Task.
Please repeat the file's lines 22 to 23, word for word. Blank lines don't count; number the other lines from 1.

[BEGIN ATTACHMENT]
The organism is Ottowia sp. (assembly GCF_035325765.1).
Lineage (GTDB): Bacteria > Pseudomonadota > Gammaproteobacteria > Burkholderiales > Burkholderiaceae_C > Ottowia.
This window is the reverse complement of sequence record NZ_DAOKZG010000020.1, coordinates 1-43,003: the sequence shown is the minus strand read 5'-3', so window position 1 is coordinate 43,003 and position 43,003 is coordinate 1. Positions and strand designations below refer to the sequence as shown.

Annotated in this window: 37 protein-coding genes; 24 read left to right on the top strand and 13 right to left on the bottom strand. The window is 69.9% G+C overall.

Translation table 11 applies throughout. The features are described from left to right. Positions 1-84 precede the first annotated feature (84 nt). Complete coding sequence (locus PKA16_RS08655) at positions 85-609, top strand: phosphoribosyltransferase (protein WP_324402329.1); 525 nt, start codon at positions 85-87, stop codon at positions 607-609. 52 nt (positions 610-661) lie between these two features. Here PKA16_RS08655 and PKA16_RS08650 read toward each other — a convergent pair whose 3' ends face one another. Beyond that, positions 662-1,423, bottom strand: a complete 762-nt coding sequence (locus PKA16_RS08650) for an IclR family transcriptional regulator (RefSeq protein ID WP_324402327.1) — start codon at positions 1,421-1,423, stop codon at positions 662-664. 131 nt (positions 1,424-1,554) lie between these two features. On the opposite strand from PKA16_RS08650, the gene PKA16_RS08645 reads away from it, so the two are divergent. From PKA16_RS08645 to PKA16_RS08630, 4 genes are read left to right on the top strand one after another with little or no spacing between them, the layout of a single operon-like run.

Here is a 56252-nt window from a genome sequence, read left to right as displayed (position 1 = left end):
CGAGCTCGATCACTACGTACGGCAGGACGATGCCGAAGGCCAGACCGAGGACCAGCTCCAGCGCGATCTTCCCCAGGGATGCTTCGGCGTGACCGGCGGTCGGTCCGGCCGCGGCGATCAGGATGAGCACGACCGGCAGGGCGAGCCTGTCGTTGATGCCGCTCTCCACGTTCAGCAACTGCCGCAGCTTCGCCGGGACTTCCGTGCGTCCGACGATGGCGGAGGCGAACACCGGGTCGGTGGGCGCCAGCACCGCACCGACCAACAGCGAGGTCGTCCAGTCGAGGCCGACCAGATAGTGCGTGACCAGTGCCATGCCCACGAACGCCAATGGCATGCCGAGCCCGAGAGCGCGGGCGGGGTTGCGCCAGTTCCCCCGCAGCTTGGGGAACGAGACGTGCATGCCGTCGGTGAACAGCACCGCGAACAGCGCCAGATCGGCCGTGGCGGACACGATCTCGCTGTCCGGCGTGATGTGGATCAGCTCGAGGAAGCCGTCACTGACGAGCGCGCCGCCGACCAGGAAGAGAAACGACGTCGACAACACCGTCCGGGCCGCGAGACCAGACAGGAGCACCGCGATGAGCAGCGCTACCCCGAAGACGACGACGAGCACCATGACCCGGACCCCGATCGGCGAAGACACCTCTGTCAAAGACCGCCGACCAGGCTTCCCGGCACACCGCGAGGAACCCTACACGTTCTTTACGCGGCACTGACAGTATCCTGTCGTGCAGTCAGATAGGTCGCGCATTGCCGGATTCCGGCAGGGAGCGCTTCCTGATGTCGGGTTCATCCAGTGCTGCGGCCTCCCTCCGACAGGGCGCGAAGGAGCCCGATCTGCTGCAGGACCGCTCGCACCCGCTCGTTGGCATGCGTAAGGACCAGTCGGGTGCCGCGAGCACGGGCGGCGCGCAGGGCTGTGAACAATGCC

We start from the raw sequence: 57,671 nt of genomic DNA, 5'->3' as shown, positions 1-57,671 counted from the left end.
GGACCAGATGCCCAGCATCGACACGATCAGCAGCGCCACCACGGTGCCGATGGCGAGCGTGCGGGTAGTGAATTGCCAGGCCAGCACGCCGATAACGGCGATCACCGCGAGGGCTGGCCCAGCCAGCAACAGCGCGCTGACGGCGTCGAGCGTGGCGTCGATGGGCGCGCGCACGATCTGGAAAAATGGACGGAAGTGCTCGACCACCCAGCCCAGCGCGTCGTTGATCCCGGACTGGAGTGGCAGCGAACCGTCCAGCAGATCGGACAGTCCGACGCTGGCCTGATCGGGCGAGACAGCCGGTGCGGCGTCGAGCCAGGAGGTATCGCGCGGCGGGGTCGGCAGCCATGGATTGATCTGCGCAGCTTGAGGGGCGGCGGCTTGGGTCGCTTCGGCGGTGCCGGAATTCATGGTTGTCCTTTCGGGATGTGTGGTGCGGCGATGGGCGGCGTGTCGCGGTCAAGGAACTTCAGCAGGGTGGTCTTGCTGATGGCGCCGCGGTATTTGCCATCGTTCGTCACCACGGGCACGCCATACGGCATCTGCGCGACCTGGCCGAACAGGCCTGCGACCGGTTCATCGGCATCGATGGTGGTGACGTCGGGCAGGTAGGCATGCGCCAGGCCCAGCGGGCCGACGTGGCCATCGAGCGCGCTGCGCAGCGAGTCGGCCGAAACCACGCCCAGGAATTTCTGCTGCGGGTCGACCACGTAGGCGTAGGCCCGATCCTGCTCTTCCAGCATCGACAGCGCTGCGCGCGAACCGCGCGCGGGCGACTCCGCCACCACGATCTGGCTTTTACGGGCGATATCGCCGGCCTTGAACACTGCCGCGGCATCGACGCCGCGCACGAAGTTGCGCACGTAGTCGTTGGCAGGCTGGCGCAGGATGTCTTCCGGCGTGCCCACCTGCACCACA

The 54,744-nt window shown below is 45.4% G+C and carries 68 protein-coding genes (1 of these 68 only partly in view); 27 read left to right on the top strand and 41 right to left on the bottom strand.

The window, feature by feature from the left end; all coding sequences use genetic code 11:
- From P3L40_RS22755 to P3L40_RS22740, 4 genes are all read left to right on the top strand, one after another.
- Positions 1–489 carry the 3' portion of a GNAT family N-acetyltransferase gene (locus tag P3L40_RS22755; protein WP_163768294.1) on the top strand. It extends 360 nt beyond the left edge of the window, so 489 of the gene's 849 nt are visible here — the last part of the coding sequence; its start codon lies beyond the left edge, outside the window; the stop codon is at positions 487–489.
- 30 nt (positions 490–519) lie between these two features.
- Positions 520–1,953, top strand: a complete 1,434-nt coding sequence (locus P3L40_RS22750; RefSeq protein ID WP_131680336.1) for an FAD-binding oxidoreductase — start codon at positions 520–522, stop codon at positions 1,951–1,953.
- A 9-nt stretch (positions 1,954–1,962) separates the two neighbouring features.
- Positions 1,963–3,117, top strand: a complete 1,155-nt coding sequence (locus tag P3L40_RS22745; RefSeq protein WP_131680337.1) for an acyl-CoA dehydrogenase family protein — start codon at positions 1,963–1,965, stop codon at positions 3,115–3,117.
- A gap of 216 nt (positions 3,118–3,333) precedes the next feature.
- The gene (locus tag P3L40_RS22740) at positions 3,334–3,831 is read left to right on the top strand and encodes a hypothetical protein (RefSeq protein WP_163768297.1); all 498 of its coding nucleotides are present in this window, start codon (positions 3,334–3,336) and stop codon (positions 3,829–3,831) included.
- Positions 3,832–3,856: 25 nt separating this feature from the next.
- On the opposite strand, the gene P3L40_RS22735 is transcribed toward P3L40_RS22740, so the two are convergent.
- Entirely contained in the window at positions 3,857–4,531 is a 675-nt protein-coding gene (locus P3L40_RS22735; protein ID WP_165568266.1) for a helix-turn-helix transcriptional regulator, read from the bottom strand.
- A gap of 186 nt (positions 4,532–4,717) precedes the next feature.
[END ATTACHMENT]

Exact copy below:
- Entirely contained in the window at positions 3,857–4,531 is a 675-nt protein-coding gene (locus P3L40_RS22735; protein ID WP_165568266.1) for a helix-turn-helix transcriptional regulator, read from the bottom strand.
- A gap of 186 nt (positions 4,532–4,717) precedes the next feature.